Generic Inheritance and Subtypes

To explain Generic inheritance, subtypes and wildcards, we use following class hierarchy:

Java Generics Example Class Hierarchy

The Food, Snack and Cookie classes are as below. Fruit and Apple classes are similar.

    public class Food {
        public void foodMethod(){             

    public class Snack extends Food {
        public void snackMethod(){            

    public class Cookie extends Snack {
        public void cookieMethod(){            

We use Java List interface in examples with a focus on its add() and get() methods.

    public interface List<E> {

        public E get(int index);
        public void add(E element);

OOP Inheritance

We all know that objects of subclass type can be assigned to variables of superclass type.

    Snack snack = new Snack();
    snack = new Cookie();
    snack = new Food()              // error   

Let’s see how subtype works in the case of generics.

Generic Subtypes

A generic class or interface can have subtype by extending or implementing it. Best example of generic subtype is Collection classes.

Java Generics Collection Rawtype

The ArrayList<E> implements List<E> which inturn extends Collection<E>. Similarly, the HashSet<E> and Set<E>.

As long as type arguments are same, the inheritance is allowed.

Java Generics Collection Subtype
    // list
    ArrayList<Snack> snacks = new ArrayList<>();                
    List<Snack> snackList = snacks;
    Collection<Snack> snackCollection = snacks;  
    // or
    Collection<Snack> snackCollection = snackList;  

    // set
    HashSet<Snack> snackHashSet = new HashSet<>();                
    Set<Snack> snackSet = snackHashSet;
    snackCollection = snackHashSet;  
    snackCollection = snackSet;  

As type argument is Snack in all three generic variables, we can assign generic subtypes (ArrayList or List) to its supertypes (Collection) variable. Same way, we can assign HashSet<Snack> or Set<Snack> to Collection<Snack>.

Parameterized Types Compatibility

As explained above, generic subtyping is allowed as long as type argument is same. But, when type arguments are different then rules are stricter. Forget subtyping, even same generic type with different type arguments (parameterized with different type argument) are not compatible with each other. Consider the following

    List<Snack> snacks = new List<>();
    List<Cookie> cookies = snacks;     // error
    List<Food> foods = snacks;         // error

When we try to assign List<Snack> to List<Food> compiler throws error

  • Type mismatch: cannot convert from List<Snack> to List<Food>

This restriction ensures that list of Snack can contain only the Snack objects and nothing else, neither the Cookie (subtype) nor the Food (supertype). Let’s consider another example.

    List<Cookie> cookies = new List<>();
    List<Snack> snacks = cookies;              // error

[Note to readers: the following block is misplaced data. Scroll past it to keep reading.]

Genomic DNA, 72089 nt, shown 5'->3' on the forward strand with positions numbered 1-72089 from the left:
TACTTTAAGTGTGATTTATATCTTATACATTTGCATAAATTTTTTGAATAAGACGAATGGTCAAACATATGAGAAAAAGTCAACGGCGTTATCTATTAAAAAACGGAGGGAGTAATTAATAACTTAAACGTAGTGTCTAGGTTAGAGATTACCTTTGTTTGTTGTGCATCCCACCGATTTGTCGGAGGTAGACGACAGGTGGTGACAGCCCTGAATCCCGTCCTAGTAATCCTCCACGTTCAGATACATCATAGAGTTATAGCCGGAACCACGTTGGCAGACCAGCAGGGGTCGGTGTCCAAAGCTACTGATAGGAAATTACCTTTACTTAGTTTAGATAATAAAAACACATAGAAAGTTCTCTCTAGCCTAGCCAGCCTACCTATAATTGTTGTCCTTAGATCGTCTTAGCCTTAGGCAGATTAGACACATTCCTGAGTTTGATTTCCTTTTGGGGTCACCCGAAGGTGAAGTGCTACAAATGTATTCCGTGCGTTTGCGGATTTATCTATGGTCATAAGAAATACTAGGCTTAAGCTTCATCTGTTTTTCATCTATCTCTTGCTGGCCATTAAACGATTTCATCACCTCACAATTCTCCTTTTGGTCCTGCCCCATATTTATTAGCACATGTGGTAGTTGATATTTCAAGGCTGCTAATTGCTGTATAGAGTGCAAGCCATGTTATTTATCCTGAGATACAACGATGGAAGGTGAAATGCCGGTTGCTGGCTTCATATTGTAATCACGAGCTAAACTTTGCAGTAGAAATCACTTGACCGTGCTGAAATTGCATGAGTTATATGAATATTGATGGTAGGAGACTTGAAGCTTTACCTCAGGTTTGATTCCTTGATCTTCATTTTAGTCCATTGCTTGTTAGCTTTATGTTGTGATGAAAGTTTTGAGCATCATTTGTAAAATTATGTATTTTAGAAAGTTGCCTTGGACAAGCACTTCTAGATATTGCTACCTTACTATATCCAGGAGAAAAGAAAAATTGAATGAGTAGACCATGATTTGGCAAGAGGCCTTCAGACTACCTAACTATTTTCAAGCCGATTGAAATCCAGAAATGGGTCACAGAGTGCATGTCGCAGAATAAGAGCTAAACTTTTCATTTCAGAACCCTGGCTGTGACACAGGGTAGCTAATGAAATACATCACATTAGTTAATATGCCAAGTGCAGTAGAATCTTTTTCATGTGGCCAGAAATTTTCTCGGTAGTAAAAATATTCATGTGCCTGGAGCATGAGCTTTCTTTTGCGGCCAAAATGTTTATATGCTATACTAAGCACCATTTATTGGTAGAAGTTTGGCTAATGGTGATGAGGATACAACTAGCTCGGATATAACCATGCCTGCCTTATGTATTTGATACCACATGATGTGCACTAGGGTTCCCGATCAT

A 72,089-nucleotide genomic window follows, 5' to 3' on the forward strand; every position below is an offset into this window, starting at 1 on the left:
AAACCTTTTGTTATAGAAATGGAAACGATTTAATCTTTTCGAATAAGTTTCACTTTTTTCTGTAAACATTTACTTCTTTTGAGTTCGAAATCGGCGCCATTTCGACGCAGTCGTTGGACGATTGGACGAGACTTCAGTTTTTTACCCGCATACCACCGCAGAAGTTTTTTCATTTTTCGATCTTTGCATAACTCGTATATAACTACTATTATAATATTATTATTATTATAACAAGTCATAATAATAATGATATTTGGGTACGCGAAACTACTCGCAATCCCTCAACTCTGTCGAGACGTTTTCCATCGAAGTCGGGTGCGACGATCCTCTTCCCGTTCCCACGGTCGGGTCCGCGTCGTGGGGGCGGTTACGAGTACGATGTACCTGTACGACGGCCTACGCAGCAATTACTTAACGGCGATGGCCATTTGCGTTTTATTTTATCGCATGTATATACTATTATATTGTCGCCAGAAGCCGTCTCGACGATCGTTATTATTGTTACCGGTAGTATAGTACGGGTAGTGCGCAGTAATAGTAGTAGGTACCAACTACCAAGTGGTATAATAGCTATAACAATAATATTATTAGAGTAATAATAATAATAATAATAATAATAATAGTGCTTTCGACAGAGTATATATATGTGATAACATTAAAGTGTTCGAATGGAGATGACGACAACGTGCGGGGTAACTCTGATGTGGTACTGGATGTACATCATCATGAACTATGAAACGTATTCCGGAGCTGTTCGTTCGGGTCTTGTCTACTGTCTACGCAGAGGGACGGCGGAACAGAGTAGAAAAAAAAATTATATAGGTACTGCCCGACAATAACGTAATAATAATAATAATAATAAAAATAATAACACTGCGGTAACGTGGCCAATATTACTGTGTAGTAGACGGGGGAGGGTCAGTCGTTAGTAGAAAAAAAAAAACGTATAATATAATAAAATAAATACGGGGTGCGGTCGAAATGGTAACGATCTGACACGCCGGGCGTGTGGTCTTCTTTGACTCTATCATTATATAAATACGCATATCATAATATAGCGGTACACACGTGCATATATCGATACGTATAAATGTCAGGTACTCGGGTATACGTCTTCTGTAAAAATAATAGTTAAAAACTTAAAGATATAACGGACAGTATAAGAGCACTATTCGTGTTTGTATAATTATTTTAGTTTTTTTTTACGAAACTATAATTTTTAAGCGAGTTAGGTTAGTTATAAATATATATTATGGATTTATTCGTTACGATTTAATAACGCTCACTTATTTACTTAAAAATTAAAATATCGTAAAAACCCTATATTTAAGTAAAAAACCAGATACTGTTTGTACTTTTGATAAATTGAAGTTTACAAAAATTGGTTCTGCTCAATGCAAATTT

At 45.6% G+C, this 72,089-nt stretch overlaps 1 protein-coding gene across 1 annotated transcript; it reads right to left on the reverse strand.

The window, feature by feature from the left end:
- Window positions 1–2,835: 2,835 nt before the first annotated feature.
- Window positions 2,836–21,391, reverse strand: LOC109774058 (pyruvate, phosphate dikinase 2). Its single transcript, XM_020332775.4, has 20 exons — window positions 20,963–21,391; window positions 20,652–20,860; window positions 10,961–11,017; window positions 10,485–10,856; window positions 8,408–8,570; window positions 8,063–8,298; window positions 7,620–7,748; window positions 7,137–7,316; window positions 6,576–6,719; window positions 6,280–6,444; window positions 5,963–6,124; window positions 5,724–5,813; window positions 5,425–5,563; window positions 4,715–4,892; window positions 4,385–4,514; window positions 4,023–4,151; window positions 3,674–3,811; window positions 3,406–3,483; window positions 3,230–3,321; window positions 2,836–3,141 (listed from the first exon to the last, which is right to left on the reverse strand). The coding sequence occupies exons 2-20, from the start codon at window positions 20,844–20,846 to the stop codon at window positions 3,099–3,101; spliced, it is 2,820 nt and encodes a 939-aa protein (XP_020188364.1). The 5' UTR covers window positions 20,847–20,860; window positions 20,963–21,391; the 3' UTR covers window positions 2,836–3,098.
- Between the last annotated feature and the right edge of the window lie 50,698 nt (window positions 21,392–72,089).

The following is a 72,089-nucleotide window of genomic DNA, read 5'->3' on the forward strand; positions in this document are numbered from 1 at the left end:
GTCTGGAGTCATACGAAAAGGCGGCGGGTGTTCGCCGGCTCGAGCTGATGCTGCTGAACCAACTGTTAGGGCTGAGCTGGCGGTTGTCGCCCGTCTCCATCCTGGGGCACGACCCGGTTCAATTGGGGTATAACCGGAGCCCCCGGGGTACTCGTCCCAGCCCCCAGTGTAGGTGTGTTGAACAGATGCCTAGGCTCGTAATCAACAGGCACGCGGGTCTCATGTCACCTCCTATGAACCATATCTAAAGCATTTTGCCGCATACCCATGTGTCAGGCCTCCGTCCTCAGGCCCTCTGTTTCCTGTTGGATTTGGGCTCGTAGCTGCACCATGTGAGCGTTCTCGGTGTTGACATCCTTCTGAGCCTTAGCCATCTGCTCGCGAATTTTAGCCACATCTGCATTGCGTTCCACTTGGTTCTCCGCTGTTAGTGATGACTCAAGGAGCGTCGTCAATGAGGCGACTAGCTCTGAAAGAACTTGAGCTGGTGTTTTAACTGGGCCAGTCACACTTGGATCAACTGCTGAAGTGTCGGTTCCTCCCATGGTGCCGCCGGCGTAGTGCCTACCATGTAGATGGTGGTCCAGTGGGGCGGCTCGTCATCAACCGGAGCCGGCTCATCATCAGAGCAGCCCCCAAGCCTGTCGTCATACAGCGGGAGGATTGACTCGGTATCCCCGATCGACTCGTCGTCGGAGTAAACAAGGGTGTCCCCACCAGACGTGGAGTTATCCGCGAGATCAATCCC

Why List<Cookie> is not assignable to List<Snack>? The original intent with List<Cookie> is that it should hold only the Cookie and nothing else. However, when it is assigned to List<Snack>, Java has to allow it to hold both Cookie and Snack objects which messes the list. Hence, they are not compatible.

Java Generics Collection Subtype

Same is true while calling the methods that has parameters with generic type.

        public void someMethod(List<Snack> s) { }

        List<Snack> snacks = new ArrayList<>();
        List<Cookie> cookie = new ArrayList<>();
        someMethod(cookie);             // error

As this one of the important concepts of generic, let’s go through one more example to drive home the point.

    List<Object> objects = new ArrayList<>();
    List<String> strings = new ArrayList<>();

    objects.add(new Object());              // allowed
    objects.add(new String("hello"));       // allowed

    strings = objects;                      // error

String is subclass of Object, however there is no relationship whatsoever between the two lists - List<Object> and List<String. The List<Object> can hold objects of type Object as well as String (also objects of any Java type as every class is subclass of Object), but we can’t assign list of any other type to it.

We can overcome this restriction with wildcards and in the next tutorial, we see how to use it.


  • as long as type arguments are same, we can assign generic subtypes to supertypes variable. For example, ArrayList<Snack> is assignable to List<Snack> or Collection<Snack>.
  • when type arguments are different:
    • then inheritance ceases to exist. The ArrayList<Cookie> is not subtype of List<Snack>, even though Cookie is subtype of Snack and ArrayList is subtype of List. The ArrayList<Cookie> is not assignable to List<Snack> or Collection<Snack>.
    • then even generics of same type are not compatible with each other. The List<Cookie> is not subtype of List<Snack>, even though Cookie is subtype of Snack and there is no relationship between these lists. The List<Cookie> is not assignable to List<Snack>.